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Cheesy center

The arms race among fast food joints, our most prolific hamburger suppliers, has been almost exclusively fought atop burgers. Salvos of sliced cheese are draped on patties. Reinforcements of bacon are laid across the beef. Spiced mayonnaises are ...

A better burger

The arms race among fast food joints, our most prolific hamburger suppliers, has been almost exclusively fought atop burgers.

Salvos of sliced cheese are draped on patties. Reinforcements of bacon are laid across the beef. Spiced mayonnaises are spread. Produce is generally ignored.

But these are merely conventional upgrades. The battle will turn nuclear if and when it moves from the patties' tops to their centers.

Minneapolis burger slingers have known this for decades. The Juicy Lucy - sometimes spelled without the "i" - may be the Twin Cities' best- known gastronomical invention.

As legend goes, the cheese-filled burger was first made at Matt's Bar in Minneapolis about 50 years ago when a regular asked the cook to plop some cheese between two patties. Scott Nelson, owner of Matt's Bar, says they now serve between 300 and 600 Juicy Lucies a day.


The 5-8 Club in Minneapolis also stakes a claim to the burger's origin, but no matter who did it first, the Juicy Lucy is available at Twin Cities locales ranging from hole-in-the-wall bars to better-wear-a-tie eateries.

Skip Deilke, 41, first had a Lucy at Matt's about 10 years ago. He wasn't warned to let it sit to avoid a potentially painful cheese spurt, but he didn't mind.

"It was awesome," Deilke says. "I was hooked."

So when Deilke, co-owner of Renny's Parlour, opened his restaurant at 202 Broadway, he naturally put the Juicy Lucy on the menu. As far as he knew, it was the first time a Fargo restaurant gave the Minneapolis specialty a try.

"Which is weird, because there are so many college students from here from the Twin Cities," Deilke says.

It didn't stay on the menu and won't likely return, done in by the time and care it takes to make one.

Nelson says customers often tell him they're unable to figure out how to replicate a Lucy at home.

"It's a lot of work. It takes a touch to them," he says. "Which is good for me."


Though he declined to give out the recipe Matt's Bar uses, Nelson did have a few tips: Finer ground burger is better, patties should be thin, and the cooking should be done on a flat griddle.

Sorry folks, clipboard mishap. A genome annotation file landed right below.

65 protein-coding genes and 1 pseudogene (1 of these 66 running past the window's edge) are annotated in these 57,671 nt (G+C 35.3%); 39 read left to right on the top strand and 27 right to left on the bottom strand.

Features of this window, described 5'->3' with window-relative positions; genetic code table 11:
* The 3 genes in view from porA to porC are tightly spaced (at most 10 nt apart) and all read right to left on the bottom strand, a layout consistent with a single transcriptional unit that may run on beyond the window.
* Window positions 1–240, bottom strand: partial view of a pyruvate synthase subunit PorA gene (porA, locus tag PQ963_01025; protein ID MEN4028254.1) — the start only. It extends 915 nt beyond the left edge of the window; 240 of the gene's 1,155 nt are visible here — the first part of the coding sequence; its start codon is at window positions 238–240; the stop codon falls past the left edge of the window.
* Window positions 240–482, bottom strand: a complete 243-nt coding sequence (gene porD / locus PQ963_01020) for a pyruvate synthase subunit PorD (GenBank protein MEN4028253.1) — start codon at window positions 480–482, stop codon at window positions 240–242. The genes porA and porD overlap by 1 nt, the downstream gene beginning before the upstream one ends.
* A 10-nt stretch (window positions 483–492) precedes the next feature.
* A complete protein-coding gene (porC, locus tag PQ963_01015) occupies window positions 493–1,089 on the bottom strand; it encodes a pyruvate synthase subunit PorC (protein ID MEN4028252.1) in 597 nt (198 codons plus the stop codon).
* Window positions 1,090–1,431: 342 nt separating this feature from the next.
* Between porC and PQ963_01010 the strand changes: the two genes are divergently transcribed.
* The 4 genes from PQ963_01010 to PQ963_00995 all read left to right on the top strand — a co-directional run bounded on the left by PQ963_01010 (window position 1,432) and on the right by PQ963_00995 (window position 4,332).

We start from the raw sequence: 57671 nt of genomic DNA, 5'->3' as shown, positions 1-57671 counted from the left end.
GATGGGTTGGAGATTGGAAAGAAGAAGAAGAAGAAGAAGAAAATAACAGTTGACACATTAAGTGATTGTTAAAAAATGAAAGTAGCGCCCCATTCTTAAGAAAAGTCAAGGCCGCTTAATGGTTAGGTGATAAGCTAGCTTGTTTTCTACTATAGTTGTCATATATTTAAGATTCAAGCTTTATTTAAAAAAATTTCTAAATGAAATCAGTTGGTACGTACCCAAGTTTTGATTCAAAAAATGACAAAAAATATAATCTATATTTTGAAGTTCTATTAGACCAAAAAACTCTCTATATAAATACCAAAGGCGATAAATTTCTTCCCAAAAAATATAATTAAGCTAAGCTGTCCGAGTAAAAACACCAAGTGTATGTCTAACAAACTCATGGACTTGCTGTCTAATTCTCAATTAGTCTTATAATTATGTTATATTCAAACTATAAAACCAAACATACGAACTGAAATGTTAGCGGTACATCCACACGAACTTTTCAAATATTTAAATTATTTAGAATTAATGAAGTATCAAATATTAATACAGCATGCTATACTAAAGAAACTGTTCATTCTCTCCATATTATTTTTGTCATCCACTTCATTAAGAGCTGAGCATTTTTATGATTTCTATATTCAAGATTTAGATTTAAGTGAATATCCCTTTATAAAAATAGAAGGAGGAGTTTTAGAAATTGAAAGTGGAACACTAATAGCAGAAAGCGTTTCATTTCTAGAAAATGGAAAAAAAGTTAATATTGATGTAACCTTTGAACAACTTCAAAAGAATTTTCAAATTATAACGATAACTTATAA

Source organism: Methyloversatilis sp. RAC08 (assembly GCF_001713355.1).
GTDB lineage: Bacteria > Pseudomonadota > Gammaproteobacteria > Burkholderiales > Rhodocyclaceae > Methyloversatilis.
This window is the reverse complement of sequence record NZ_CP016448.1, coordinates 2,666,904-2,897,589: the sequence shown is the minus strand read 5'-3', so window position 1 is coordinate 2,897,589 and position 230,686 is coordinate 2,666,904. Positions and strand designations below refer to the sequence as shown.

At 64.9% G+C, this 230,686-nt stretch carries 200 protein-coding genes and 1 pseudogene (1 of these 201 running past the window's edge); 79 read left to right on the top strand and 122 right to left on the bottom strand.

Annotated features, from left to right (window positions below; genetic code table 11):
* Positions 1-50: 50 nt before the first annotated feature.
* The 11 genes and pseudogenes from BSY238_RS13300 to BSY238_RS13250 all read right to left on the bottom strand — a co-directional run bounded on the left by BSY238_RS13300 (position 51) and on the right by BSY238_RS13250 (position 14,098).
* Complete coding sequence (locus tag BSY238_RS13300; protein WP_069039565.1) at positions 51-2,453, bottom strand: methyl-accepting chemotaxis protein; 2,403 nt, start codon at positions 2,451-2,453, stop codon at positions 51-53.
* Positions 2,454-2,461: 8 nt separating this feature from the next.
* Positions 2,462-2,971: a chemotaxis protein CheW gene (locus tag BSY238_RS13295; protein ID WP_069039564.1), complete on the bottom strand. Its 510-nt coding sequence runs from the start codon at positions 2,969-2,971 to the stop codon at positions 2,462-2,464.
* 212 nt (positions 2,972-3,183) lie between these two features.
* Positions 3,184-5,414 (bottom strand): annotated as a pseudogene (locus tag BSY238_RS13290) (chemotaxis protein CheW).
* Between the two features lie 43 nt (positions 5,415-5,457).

"Other than that, it's not rocket science," he says.

Perhaps because Renny's no longer serves them up, Deilke was a little more forthcoming.

A common mistake is flattening the burger, he says, which tends to squirt the cheese out the edges. He also recommends a flat patty, a bit larger than a typical burger.

As for the cheese, he finds slices, or shredded cheese works well. Cheddar is the standard, but he's tried mozzarella, provolone and Muenster, and they've all worked.

To spice it up a bit, Deilke will sometimes drop some sautéed onions in with the cheese. Done right, it's a downright mess, he says.

"It's about a four-napkin burger," Deilke says.

Deilke's recipe is below, as well as two others for cheese-filled burgers.


½ pound 80 percent lean ground beef

1 thick slice cheddar

1 thick slice provolone

1 slice yellow onion

1 sesame seed bun

Tomato slice and some lettuce

Chop up the onions and sauté them in some oil or butter. Either add them with the cheese or put them atop the finished burger.

Split meat into even halves. Form two thin, wide patties. Place the cheese atop one patty. Place the other over the cheese. Seal the two patties by pinching them together like the edge of a pie crust.


Cook covered on a griddle set to 350 degrees for 7 minutes per side. Let sit for 3 to 5 minutes. Serve on the bun and garnish with lettuce and tomato as desired.

Makes one burger.

1 pound lean ground beef

1 teaspoon Worcestershire sauce

¾ teaspoon Garlic Salt

½ teaspoon pepper

3 thin slices of Monterey Jack

Mix beef, Worcestershire, salt and pepper. Divide into 6 even portions. Make a thin round patty about 4½ inches across. Place a cheese slice onto 3 of the patties. Top each piece of cheese with a remaining patty. Press the edges together very well to seal.


Prepare a medium-hot grill and cook your patties as desired, about 4 to 5 minutes per side for medium-well. Serve with favorite toppings.

Makes 3 burgers.

1 pound lean ground beef

4 shakes Worcestershire sauce

Cracked black pepper

¼ pound blue cheese, cut into 4 pieces

¼ cup dry red wine

Kosher salt, to taste


4 crusty rolls or toasted sourbread

Sliced red onion and romaine lettuce

Season beef with Worcestershire and pepper. Take a quarter of the beef in your hand. Nest some blue cheese in the meat and form a patty around the filling. Keep the burgers less than ¾ inches thick.

Pour wine into a shallow dish. Turn each burger in wine and let rest while you heat a nonstick griddle to medium hot. Cook burgers 4 minutes on each side. Check internal temperature if you have one - 160 degrees is medium. Salt the burgers to your taste. Place them on rolls or bread and top with vegetables.

Makes 4 burgers.

Recipe from Skip DeilkeRecipe from Northern Lights Lodge and Resort in Ely, Minn.Recipe from "30-Minute Meals" by Rachael Ray Readers can reach Forum reporter Dave Roepke at (701) 241-5535

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